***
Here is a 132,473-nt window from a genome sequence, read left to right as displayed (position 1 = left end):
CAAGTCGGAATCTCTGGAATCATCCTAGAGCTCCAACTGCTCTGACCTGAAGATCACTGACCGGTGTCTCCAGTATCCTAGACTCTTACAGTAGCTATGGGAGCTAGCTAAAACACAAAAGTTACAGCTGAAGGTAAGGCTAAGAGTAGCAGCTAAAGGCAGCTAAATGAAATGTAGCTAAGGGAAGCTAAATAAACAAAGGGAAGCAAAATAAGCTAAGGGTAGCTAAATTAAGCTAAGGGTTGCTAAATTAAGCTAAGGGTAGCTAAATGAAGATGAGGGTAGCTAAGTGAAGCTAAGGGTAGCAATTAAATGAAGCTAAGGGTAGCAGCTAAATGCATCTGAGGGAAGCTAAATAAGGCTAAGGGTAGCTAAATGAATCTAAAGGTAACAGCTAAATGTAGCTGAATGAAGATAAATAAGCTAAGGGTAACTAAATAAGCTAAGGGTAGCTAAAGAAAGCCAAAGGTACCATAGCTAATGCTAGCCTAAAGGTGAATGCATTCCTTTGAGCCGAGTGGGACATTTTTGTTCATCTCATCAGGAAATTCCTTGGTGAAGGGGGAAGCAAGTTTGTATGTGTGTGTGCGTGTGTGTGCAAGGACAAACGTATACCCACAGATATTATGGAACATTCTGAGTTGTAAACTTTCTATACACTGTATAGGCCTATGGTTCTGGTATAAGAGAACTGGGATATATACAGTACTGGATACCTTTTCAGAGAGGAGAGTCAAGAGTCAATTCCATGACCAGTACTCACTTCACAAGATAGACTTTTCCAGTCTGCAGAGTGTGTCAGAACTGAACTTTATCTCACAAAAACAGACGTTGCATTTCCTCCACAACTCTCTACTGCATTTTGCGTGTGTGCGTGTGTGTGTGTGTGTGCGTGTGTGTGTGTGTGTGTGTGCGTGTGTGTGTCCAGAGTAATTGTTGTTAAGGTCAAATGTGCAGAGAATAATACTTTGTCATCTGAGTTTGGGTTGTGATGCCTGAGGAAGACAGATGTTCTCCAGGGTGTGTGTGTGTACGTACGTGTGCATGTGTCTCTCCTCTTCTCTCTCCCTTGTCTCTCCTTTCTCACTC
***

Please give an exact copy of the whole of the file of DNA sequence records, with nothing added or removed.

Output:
Here is a 132,473-nt window from a genome sequence, read left to right as displayed (position 1 = left end):
CAAGTCGGAATCTCTGGAATCATCCTAGAGCTCCAACTGCTCTGACCTGAAGATCACTGACCGGTGTCTCCAGTATCCTAGACTCTTACAGTAGCTATGGGAGCTAGCTAAAACACAAAAGTTACAGCTGAAGGTAAGGCTAAGAGTAGCAGCTAAAGGCAGCTAAATGAAATGTAGCTAAGGGAAGCTAAATAAACAAAGGGAAGCAAAATAAGCTAAGGGTAGCTAAATTAAGCTAAGGGTTGCTAAATTAAGCTAAGGGTAGCTAAATGAAGATGAGGGTAGCTAAGTGAAGCTAAGGGTAGCAATTAAATGAAGCTAAGGGTAGCAGCTAAATGCATCTGAGGGAAGCTAAATAAGGCTAAGGGTAGCTAAATGAATCTAAAGGTAACAGCTAAATGTAGCTGAATGAAGATAAATAAGCTAAGGGTAACTAAATAAGCTAAGGGTAGCTAAAGAAAGCCAAAGGTACCATAGCTAATGCTAGCCTAAAGGTGAATGCATTCCTTTGAGCCGAGTGGGACATTTTTGTTCATCTCATCAGGAAATTCCTTGGTGAAGGGGGAAGCAAGTTTGTATGTGTGTGTGCGTGTGTGTGCAAGGACAAACGTATACCCACAGATATTATGGAACATTCTGAGTTGTAAACTTTCTATACACTGTATAGGCCTATGGTTCTGGTATAAGAGAACTGGGATATATACAGTACTGGATACCTTTTCAGAGAGGAGAGTCAAGAGTCAATTCCATGACCAGTACTCACTTCACAAGATAGACTTTTCCAGTCTGCAGAGTGTGTCAGAACTGAACTTTATCTCACAAAAACAGACGTTGCATTTCCTCCACAACTCTCTACTGCATTTTGCGTGTGTGCGTGTGTGTGTGTGTGTGCGTGTGTGTGTGTGTGTGTGTGCGTGTGTGTGTCCAGAGTAATTGTTGTTAAGGTCAAATGTGCAGAGAATAATACTTTGTCATCTGAGTTTGGGTTGTGATGCCTGAGGAAGACAGATGTTCTCCAGGGTGTGTGTGTGTACGTACGTGTGCATGTGTCTCTCCTCTTCTCTCTCCCTTGTCTCTCCTTTCTCACTC